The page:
Buying a home may likely be the biggest purchase you make in your lifetime, so you want to make sure you have the right person guiding you through. But how do you know if you’ve found the right real estate broker?
The Motley Fool spoke with Bennie Waller, the department chair of finance and real estate at Longwood University, to come up with this list of 5 Questions to Ask Your Real Estate Broker Up Front––questions designed “not to evaluate the professionals’ resumes, but to gauge their real abilities to help you navigate the process and win the negotiations.”
1. How long has the property been on the market?
Waller said that “typically owners of properties which have been on the market for extended periods of time are more likely to negotiate.” For the prospective buyer, your agent should recognize this and guide you to a more aggressive negotiating stance. If you’re the seller, your agent should prepare you for these tactics and provide you with supporting market data to justify your list price. It’s important to remember that the definition of market value is the price at which a willing seller and a willing buyer agree to transact. It takes two to tango.
2. Is the owner a licensed real estate professional?
“If so,” Waller says, “you likely will have less negotiating power.” Why? Because the owner will be a more experienced negotiator with a deeper understanding of the market than the typical seller. If you are selling your property, this also indicates that it’s worth taking the time to independently research the market. Your agent or broker can help, but don’t be shy about calling local appraisers or bankers as well. Most will be more than happy to help.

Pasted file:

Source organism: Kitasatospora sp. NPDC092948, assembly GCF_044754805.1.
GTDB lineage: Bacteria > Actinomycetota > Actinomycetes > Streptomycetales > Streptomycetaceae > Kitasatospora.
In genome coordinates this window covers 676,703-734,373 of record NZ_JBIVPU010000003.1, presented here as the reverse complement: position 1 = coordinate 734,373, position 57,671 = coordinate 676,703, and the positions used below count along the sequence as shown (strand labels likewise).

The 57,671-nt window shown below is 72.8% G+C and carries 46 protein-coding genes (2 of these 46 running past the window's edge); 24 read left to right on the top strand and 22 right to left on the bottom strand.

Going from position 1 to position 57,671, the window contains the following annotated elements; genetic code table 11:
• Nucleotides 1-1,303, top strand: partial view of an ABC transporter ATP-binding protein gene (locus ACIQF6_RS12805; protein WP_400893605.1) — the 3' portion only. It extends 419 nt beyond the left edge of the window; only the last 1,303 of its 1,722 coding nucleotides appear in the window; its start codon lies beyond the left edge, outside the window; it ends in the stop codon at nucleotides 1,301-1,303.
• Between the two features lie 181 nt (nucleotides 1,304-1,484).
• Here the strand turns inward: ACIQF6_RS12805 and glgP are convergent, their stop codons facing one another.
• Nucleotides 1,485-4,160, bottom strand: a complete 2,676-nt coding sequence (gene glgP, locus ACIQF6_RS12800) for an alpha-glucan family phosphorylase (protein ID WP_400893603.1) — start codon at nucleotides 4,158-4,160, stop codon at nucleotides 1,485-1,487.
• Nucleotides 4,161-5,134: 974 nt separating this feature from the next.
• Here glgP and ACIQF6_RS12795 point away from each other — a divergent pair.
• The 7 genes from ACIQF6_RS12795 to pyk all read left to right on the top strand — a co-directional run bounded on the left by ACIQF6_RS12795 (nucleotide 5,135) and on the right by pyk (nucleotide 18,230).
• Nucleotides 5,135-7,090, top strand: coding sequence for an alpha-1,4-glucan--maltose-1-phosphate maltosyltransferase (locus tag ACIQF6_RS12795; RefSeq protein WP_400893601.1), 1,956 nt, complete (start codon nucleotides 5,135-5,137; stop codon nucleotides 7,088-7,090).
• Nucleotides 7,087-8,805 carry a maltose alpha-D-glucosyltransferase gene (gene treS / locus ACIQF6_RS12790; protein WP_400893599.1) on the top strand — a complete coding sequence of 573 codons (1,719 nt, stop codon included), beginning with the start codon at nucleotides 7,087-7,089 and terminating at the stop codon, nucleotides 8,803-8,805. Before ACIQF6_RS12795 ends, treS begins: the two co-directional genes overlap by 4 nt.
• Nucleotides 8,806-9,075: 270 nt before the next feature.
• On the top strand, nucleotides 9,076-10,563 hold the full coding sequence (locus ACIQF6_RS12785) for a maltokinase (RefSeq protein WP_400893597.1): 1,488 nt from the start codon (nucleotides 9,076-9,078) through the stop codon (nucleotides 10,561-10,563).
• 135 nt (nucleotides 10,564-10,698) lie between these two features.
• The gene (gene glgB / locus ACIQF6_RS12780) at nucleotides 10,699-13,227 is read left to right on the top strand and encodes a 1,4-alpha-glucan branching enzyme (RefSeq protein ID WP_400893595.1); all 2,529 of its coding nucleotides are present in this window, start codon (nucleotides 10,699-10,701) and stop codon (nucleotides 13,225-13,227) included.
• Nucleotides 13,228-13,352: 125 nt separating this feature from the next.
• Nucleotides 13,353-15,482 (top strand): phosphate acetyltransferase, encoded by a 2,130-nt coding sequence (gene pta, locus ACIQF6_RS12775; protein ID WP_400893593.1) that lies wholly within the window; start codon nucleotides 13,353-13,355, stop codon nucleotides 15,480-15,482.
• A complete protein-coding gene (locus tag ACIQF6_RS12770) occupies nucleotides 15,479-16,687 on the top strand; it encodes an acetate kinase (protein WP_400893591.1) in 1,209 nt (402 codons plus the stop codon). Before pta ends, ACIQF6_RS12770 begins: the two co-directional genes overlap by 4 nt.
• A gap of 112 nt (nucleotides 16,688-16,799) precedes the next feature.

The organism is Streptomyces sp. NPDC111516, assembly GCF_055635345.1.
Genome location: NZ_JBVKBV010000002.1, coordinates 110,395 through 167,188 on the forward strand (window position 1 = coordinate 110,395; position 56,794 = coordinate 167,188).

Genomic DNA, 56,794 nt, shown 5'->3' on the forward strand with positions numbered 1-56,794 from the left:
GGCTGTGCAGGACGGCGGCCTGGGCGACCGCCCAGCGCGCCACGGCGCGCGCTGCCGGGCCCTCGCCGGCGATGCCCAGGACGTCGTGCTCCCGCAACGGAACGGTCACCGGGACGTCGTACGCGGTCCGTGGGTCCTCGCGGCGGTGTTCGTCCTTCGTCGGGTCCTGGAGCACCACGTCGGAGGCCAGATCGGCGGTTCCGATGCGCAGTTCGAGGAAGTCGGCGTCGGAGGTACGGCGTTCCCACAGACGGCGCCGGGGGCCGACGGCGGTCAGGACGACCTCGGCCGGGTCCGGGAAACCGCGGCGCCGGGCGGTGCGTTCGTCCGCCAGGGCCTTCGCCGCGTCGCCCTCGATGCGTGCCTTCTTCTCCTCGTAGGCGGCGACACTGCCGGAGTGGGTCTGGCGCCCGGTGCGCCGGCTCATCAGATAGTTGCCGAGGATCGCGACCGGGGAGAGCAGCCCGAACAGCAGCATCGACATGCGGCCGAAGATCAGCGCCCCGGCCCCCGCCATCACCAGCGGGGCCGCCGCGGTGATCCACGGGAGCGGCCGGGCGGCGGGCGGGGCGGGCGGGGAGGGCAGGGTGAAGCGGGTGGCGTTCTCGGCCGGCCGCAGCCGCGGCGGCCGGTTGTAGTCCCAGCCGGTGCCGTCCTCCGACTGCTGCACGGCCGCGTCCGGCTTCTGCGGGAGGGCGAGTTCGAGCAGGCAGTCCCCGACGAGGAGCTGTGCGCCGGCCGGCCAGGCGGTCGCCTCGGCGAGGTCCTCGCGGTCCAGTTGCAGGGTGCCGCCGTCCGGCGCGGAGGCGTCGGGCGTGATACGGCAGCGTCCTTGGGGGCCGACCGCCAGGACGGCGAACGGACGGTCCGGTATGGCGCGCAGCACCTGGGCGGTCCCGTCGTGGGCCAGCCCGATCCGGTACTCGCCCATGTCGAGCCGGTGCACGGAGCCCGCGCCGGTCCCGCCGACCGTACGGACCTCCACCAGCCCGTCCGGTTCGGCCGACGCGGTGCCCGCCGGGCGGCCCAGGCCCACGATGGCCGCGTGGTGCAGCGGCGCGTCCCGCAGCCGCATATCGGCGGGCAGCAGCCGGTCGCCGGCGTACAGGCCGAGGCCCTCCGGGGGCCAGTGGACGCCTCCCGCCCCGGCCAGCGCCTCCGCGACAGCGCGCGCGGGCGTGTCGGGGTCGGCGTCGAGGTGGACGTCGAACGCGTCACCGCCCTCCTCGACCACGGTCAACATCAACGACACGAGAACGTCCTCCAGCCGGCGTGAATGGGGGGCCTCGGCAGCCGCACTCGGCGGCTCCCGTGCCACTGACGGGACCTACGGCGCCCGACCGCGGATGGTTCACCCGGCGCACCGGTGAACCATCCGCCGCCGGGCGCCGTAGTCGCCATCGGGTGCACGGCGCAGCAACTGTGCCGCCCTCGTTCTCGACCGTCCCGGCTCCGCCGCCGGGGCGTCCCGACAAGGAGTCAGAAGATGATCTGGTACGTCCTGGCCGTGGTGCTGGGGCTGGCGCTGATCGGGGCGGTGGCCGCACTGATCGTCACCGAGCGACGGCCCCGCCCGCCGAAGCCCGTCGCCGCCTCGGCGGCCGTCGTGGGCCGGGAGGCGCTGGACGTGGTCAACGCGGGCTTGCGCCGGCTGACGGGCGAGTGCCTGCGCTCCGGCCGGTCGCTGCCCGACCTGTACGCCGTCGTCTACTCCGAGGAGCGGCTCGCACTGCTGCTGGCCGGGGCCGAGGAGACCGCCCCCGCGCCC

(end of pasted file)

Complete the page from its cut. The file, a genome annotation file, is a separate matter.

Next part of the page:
3. Is the property vacant?
According to Waller, a vacant property is an indication that the prospective buyer has more negotiating power. A vacant property is providing no income or living space to the owner and is therefore a cash-flow drain. The owner is more likely to sell at a lower price, because every day the property sits on the market is another day of interest expense paid to the bank with no value to the owner.
4. What is the original listing price? How many times has the price changed since the property was originally listed?
Yes, question No. 4 is actually a double question, but it speaks to the same issue. If the asking price has been reduced significantly or repeatedly, then the seller is probably more willing to negotiate even lower. An effective real estate agent or broker will recognize this and negotiate accordingly. For the prospective seller, your agent should advise you of this psychology and assist you in avoiding this pitfall.
5. What should you watch for in regard to dual agency representation?
This is a situation whereby the real estate broker is representing both the seller and the buyer,” Waller says. “Keep in mind that the real estate broker is likely receiving a commission which is paid by the seller. Caveat emptor” — let the buyer beware. Essentially, you want your agent to represent your interests and your interests alone. These people are professionals and assist buyers and sellers to make a living. By ensuring your agent represents only you, you are preventing a big commission from clouding his or her judgement. The agent should work to get the best deal for you, not for him- or herself.
This post can be found in its original form on The Motley Fool.